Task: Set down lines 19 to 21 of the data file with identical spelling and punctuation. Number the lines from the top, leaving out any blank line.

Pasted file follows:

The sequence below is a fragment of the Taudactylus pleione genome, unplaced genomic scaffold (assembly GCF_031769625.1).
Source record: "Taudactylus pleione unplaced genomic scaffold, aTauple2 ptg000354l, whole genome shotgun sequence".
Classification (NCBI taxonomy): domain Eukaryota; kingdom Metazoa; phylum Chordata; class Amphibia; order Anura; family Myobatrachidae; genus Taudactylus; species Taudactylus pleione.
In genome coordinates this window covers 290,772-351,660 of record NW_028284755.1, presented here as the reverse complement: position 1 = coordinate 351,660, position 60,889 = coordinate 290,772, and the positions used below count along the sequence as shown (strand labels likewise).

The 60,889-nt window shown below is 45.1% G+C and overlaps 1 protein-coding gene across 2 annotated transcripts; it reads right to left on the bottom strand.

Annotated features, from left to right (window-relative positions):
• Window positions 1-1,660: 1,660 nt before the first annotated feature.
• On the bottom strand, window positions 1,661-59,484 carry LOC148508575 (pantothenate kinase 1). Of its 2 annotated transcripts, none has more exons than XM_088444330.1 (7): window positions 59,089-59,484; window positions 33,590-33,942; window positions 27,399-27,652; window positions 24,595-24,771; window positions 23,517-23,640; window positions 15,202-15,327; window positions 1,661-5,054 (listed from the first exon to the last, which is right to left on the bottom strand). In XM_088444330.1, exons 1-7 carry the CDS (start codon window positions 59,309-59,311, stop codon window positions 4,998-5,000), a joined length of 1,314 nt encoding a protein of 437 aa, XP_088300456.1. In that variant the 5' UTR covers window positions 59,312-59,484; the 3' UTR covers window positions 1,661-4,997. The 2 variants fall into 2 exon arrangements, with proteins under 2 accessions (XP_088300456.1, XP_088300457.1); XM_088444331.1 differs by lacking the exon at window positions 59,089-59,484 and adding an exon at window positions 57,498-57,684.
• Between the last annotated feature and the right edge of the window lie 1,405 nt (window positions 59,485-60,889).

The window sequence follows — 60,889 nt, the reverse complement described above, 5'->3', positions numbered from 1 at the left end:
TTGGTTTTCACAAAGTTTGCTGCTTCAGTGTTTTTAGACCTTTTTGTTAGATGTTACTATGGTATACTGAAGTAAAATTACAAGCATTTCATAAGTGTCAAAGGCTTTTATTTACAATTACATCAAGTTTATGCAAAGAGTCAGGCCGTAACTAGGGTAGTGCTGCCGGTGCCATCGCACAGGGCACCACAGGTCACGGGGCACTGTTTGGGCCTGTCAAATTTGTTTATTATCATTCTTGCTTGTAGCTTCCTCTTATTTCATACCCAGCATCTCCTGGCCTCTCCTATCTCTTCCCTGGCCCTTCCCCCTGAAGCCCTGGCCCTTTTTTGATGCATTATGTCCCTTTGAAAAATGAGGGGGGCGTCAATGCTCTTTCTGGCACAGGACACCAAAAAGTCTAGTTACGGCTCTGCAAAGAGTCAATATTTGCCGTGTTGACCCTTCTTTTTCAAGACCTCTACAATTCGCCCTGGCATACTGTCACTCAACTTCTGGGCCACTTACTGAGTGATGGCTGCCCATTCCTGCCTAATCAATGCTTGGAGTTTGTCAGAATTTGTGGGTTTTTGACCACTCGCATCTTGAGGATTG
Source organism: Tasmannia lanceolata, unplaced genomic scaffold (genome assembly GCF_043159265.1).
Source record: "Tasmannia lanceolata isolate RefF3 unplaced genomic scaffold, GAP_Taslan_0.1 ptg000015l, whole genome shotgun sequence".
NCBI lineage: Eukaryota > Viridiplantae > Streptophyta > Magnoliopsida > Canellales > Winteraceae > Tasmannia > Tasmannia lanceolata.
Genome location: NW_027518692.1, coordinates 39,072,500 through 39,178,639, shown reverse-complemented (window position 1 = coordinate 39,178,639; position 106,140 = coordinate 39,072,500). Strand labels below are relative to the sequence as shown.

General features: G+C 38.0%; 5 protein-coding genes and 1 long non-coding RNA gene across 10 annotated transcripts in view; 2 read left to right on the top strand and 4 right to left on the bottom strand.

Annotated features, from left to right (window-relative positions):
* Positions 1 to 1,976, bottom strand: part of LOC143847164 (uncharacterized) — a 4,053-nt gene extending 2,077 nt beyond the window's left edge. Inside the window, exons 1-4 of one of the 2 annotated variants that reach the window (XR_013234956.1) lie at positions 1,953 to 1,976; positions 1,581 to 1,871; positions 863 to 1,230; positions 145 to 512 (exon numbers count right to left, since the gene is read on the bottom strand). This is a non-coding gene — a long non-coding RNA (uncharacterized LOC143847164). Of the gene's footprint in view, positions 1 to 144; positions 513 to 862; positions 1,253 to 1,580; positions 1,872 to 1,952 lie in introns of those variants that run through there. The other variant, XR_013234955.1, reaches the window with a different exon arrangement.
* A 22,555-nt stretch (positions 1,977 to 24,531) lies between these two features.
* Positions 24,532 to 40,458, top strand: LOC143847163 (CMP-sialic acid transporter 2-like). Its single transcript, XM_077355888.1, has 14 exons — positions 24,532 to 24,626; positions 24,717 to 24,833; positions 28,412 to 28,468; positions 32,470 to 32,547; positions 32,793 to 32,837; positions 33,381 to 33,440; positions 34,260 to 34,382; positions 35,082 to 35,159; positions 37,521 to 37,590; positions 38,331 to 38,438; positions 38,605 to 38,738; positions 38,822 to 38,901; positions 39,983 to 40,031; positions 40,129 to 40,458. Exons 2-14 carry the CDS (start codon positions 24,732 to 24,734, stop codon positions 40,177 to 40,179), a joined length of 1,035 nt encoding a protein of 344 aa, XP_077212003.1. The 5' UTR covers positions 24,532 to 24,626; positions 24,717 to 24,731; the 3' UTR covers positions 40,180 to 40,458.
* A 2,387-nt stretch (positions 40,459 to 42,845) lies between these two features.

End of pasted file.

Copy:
* A 22,555-nt stretch (positions 1,977 to 24,531) lies between these two features.
* Positions 24,532 to 40,458, top strand: LOC143847163 (CMP-sialic acid transporter 2-like). Its single transcript, XM_077355888.1, has 14 exons — positions 24,532 to 24,626; positions 24,717 to 24,833; positions 28,412 to 28,468; positions 32,470 to 32,547; positions 32,793 to 32,837; positions 33,381 to 33,440; positions 34,260 to 34,382; positions 35,082 to 35,159; positions 37,521 to 37,590; positions 38,331 to 38,438; positions 38,605 to 38,738; positions 38,822 to 38,901; positions 39,983 to 40,031; positions 40,129 to 40,458. Exons 2-14 carry the CDS (start codon positions 24,732 to 24,734, stop codon positions 40,177 to 40,179), a joined length of 1,035 nt encoding a protein of 344 aa, XP_077212003.1. The 5' UTR covers positions 24,532 to 24,626; positions 24,717 to 24,731; the 3' UTR covers positions 40,180 to 40,458.
* A 2,387-nt stretch (positions 40,459 to 42,845) lies between these two features.